Cybersecurity is an important topic in our life. We hear about hackers stealing sensitive information and credentials from users. Hackers can leverage the weak spots left from the development lifecycle or misconfigurations in production environments.
Even though we have hackers exploiting vulnerabilities, we have people in the software testing industry working to prevent those kind of attacks before we deliver the software application to the end user.
This blog is going to propose open source tools from the OWASP Software Security Community that development teams can implement along with Jenkins in a CI environments. These tools can find vulnerabilities in the third-party dependencies and find relevant information on how to avoid or mitigate those vulnerabilities.
OWASP Dependency check is a tool that scans software in the building process. This tool can be applied as a Maven plugin or Jenkins plugin in a Jenkins CI Building and/or deployment Job, or as a CLI tool. These tools can scan specific paths containing third party dependencies. For this blog’s purpose, we are going to implement Dependency Check as a Jenkins Plugin to scan dependencies in a CI building process. The required steps are described in the following:
Installing Dependency Check in Jenkins
Dependency Check is easy to install in Jenkins. To do so, use the steps listed as follows:
- As Jenkins Admin, go to Manage Jenkins -> Manage Plugins
- Select Available tab and then search for OWASP Dependency Check.
- Install and Restart Jenkins.
Adding Dependency Check step to scan in building job
Assuming that we already have a freestyle building job to build a maven project, we should add the following steps in the building process:
- In the Build area, add a new build step named “Invoke Dependency-Check analysis”
- If you left the text box as blank, then the dependency-check will analyze the current working directory.
- In “Advanced” options of the building step previously created, there are several options to configure the analyze process. It’s highly recommended that you move the auto-update for the NVD, and create a separate job to update a National Vulnerability database copy. It could be updated every 4 hours or daily depending on the building requirements. This is going to reduce execution time in the analyze step for dependency check. Moreover, it is required to specify the path of the NVD in the Data directory. Also, disable the NVD auto-update.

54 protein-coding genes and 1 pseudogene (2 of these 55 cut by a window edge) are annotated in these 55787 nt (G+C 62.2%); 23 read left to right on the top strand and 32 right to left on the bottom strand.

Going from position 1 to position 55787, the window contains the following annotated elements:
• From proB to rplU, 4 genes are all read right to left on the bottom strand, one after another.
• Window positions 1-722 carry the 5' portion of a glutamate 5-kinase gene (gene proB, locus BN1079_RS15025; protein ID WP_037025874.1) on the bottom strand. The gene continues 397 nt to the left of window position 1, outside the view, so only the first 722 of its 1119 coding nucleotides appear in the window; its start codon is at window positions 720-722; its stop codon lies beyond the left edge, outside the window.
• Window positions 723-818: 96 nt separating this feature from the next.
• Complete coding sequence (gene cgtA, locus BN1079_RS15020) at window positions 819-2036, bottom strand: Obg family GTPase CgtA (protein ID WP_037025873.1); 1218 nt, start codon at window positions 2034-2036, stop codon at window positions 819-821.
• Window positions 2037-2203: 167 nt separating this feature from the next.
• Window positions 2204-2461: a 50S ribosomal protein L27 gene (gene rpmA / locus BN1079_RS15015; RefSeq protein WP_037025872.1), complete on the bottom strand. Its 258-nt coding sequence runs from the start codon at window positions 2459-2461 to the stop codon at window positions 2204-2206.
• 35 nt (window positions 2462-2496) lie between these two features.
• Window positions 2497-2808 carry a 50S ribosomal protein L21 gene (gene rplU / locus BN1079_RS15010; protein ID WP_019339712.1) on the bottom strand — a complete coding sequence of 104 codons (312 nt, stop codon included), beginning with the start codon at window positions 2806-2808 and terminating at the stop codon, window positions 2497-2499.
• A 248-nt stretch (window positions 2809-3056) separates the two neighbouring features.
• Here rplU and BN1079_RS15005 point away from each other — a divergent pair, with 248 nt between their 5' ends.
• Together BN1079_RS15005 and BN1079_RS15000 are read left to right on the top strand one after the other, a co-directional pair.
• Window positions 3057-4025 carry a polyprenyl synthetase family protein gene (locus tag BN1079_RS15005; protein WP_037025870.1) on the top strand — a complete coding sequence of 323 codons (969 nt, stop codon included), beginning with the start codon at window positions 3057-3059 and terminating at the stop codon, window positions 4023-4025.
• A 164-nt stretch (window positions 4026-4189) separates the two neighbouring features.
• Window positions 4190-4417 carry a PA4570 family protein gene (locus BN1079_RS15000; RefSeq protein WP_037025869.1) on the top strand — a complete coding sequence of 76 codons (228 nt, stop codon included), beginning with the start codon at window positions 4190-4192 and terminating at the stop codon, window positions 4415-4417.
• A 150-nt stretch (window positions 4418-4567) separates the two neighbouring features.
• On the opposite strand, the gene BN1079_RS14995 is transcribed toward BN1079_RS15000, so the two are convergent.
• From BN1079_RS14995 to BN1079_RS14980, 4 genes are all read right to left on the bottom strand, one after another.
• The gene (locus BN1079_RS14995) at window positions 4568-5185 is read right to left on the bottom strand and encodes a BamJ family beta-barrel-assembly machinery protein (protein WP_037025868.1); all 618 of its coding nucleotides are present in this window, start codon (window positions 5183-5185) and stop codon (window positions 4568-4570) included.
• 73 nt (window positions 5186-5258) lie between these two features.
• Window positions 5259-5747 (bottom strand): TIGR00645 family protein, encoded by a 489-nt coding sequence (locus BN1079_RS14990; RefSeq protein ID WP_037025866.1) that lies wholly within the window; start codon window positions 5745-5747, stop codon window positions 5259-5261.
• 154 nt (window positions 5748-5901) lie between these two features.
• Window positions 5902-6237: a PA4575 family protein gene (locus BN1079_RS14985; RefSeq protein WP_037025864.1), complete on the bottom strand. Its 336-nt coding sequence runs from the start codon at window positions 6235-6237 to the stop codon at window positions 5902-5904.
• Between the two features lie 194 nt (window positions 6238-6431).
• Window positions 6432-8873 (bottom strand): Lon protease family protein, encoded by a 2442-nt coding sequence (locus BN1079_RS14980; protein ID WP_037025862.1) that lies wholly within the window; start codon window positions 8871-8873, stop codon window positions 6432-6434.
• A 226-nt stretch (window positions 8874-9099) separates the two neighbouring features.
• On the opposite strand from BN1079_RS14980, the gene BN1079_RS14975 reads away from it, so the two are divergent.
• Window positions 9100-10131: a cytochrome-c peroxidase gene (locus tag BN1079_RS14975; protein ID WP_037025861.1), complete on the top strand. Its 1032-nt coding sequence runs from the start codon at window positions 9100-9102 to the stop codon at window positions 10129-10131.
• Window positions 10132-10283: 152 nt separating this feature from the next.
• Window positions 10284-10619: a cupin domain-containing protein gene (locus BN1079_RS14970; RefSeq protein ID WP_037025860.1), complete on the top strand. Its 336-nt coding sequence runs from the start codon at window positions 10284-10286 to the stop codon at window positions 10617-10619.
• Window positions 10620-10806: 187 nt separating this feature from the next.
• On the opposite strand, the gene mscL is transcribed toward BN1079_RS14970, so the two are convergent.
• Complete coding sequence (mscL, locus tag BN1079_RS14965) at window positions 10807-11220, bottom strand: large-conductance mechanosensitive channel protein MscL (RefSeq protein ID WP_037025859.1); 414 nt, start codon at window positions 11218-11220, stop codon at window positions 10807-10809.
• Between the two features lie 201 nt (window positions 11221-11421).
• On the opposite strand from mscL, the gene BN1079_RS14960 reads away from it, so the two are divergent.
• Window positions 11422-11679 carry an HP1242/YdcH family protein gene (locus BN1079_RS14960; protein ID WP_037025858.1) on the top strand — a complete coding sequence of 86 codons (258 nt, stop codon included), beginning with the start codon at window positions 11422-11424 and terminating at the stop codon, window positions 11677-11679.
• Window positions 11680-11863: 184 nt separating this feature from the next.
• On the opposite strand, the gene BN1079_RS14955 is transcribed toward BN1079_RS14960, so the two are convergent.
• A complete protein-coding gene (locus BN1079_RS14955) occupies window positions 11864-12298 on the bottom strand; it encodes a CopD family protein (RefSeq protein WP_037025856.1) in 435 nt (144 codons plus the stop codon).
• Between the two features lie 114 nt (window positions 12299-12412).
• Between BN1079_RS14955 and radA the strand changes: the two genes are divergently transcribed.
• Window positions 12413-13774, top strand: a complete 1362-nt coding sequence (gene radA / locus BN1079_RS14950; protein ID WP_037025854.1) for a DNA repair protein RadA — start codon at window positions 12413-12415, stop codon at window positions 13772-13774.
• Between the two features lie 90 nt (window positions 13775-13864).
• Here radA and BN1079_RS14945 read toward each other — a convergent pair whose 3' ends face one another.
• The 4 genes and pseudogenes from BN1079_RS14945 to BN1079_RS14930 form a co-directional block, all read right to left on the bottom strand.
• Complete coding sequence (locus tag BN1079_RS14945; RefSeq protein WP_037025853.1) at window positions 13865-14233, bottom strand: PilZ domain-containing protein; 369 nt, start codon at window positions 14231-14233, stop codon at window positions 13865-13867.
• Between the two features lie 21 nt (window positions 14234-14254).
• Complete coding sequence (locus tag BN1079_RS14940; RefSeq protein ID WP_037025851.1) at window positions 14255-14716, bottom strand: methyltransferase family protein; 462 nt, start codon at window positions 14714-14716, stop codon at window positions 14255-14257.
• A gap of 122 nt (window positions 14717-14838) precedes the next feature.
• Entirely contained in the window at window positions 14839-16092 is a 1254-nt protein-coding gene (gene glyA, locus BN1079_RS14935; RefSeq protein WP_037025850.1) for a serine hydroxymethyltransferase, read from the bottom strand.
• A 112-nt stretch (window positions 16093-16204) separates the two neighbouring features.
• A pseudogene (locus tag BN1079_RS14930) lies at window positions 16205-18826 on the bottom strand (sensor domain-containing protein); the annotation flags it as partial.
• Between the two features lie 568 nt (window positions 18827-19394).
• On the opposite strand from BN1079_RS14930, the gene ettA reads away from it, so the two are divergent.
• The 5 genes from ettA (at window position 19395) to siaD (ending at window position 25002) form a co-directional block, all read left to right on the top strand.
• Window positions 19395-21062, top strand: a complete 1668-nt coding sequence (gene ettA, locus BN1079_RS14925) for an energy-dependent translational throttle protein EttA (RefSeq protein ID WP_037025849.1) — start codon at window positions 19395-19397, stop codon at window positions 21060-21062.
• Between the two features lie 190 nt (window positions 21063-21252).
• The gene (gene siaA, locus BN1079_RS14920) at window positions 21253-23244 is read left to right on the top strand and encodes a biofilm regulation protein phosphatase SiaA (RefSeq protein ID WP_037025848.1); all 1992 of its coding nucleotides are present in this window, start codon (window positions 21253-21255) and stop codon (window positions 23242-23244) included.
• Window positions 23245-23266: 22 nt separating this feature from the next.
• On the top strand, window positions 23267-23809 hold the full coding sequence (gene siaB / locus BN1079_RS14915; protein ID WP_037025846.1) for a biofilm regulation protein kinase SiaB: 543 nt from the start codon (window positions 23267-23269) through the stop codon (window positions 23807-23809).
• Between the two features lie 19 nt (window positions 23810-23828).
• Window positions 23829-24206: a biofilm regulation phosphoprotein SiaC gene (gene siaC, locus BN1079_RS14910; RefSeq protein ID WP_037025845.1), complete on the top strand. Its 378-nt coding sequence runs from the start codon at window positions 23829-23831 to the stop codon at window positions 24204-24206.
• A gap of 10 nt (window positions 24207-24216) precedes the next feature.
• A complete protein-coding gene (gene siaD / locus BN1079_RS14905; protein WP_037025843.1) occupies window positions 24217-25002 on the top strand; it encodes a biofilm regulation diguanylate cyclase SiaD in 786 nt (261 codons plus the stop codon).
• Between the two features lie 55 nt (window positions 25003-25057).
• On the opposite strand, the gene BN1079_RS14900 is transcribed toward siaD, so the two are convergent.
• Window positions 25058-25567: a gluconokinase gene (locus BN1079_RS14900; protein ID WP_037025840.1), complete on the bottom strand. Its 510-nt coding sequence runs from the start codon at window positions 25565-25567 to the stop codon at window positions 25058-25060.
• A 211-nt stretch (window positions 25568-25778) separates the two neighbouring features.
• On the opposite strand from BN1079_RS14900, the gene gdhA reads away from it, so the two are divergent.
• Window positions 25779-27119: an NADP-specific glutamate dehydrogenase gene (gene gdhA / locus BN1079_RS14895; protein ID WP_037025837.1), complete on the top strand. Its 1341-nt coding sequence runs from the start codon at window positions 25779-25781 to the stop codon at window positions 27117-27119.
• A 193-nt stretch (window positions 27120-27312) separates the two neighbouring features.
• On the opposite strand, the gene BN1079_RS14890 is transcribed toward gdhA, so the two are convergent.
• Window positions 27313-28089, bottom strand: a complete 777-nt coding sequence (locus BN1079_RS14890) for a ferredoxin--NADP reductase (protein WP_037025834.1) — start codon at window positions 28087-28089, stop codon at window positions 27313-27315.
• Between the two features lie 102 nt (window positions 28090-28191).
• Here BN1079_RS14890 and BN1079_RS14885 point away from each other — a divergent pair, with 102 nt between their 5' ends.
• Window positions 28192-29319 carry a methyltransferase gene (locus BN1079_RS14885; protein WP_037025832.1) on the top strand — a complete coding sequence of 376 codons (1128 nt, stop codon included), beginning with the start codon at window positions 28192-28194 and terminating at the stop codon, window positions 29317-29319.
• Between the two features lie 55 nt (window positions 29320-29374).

- In Post Build area, add a new step with the name “Publish Dependency-Check results.” To create the XML report with the results of the dependency analysis, some options could be configured in this area such as:
- Dependency-Check results text field: if left blank it will write the test result in the working directory with a default name.
- Status thresholds (Totals): A user can define the threshold for build failure, or warn depending on the amount of vulnerabilities found in the scanning process. Also, the user can define different thresholds based on severity and amount of vulnerabilities found.
After the building process,y there is a section named Dependency-Check Vulnerabilities inside the build. This new tab is going to present the final result of the vulnerability verification for the project including the following information:
- Total number of vulnerabilities found
- Number of vulnerabilities found by severity based on CVSS v2.0
- For each vulnerability, we have the CVE and some relevant information about the vulnerability based on NVD.
OWASP Dependency Track is a tool that can centralize all the dependency vulnerabilities scanned to check if a vulnerability is affecting one or more projects registered in the tool. We also have several dashboards displaying metrics about how many vulnerabilities we have in our projects, the amount of vulnerable projects and some other important metrics. Dependency Track can be used in combination with Dependency Check and Jenkins to generate the XML required for Dependency Track. This feature double checks the dependency vulnerabilities of a project, updates metrics and dashboards and automatically sends those XML files from the Jenkins Server to the Dependency Track server through API using the Dependency Track plugin and configuration in Jenkins feature. It’s really important to mention that we can send Bill of Materials instead of XML files from Dependency Check analysis such as CyclonDX or SPDX Bill of Materials removing Dependency Check from the equation.
Installing Dependency-Track plugin in Jenkins